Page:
On February 7, HSBV opened the doors for the overnight shelter program, which will run until March 31, 2022. Since opening, the shelter program has welcomed guests every night.

Women holding up a blanket

3. What Is The Situation This Winter In Canmore? 

Through a Federal grant provided by the Rural Development Network (RDN), we were able to hire four Outreach Workers who have been responding to inquiries and providing emergency shelter through our hotel/hostel program since December 6, 2021. This has been an extremely cold winter and we have had a number of individuals reach out for help. The program has been able to keep a number of people safe and out of the cold.

4. How Important Is Collaboration To Tackling The Homelessness Crisis?

Collaboration is extremely important, and we would not have been able to run the program without our partners in the community. The REST team is incredibly grateful for the support we received. Key partners included:

  • St. Michael’s Anglican Church
  • The Town of Canmore
  • YWCA Banff
  • H2HC
  • FCSS Canmore
  • RCMP
  • Canmore General Hospital
  • Banff Mineral Springs Hospital
  • Other Albertan shelters (Peace River, Hinton, Rocky Mountain House)
  • Indigenous advisor
  • And so many other partners!!

We also would not have been able to support our guests without our funders:

  • Rural Development Network (Reaching Home Federal Grant)
  • Banff Canmore Foundation (BCF)
  • Bow Valley Christmas Spirit Campaign
  • Private local businesses and donors

Through these relationships, we were able to provide referrals to other supports and other providers and get the word out about the program.

5. What Are Some Misconceptions In Our Community Around Homelessness?

While the awareness is growing, hidden homelessness exists in our community. This program was developed to meet an existing need and many community members were surprised to hear that individuals in our community were experiencing homelessness.

Common misconceptions around homelessness across any community can include concerns around safety or the “type” of person who may be staying at the shelter (and stereotypes around addiction, etc.), that people choose to be homeless, that people experiencing homelessness should simply find employment, that there are sufficient housing options in the Bow Valley and that property values will go down if a shelter is nearby. It’s important to note that while there were questions and concerns prior to the opening of the program, there were no incidents, safety issues or complaints once the program opened.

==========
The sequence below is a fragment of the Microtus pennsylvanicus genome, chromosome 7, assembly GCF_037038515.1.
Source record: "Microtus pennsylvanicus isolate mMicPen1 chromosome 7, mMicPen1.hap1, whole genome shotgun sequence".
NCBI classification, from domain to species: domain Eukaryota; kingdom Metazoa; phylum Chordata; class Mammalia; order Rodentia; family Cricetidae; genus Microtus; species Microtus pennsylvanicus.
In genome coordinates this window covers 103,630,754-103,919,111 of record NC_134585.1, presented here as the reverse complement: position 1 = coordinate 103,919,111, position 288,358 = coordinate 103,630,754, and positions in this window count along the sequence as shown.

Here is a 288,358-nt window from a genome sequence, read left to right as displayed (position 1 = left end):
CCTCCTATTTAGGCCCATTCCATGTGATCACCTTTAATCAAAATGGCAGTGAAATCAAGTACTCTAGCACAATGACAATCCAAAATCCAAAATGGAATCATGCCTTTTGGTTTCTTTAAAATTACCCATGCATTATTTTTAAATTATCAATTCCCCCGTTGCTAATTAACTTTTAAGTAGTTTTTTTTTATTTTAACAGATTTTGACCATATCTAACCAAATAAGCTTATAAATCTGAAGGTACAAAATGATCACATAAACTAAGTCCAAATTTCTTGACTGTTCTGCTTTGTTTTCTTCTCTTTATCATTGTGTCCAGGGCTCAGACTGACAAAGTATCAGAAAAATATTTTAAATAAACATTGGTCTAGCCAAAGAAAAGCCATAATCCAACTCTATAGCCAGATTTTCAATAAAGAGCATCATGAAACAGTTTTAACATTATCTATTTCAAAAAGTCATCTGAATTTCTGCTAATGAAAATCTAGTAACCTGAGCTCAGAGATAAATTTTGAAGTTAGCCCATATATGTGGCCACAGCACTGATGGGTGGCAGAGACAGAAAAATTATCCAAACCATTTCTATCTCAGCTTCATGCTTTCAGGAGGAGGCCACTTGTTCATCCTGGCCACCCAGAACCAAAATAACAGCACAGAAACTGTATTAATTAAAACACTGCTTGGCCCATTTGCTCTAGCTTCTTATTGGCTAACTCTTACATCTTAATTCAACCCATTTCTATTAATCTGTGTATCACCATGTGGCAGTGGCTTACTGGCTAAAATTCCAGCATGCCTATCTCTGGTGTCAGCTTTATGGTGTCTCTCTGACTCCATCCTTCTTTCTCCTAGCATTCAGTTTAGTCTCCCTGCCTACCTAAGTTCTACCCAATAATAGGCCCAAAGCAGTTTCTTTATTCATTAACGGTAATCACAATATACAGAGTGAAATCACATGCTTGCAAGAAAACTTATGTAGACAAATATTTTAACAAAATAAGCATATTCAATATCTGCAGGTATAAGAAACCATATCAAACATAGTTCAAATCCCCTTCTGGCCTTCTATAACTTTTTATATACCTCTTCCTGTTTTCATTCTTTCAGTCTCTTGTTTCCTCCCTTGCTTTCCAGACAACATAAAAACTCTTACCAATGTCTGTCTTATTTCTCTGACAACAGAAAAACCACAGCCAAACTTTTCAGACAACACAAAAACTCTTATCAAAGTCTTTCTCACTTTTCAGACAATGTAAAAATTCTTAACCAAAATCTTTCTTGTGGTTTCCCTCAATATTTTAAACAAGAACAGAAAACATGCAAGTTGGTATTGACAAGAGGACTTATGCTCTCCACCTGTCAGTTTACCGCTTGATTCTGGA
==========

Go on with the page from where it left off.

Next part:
As for employment,


There are already people experiencing homelessness who are employed; however, it is much more difficult to find a job while experiencing homelessness. A number of different challenges, such as: lacking a permanent address, not having regular access to showers, barriers to transportation, and other difficulties like mental illness, make it difficult to obtain employment. Even when individuals experiencing homelessness find jobs, they are often part-time or minimum wage positions. This work fails to adequately meet their needs, due to expensive housing costs.

Homelessness Hub

You Can Get Involved!

To learn more about this program, follow Homelessness Society of the Bow Valley on Facebook and watch for their new website. Individuals can message the team via Facebook, call 403-493-3771 or Email HSBV.

The board of directors is keen to expand their work and connect with as many community members as possible.

"We welcome everyone’s support. We are currently seeking volunteer board members and committee members. We also welcome advice and information as well as donations.”

~ Board of Directors, Homeless Society of the Bow Valley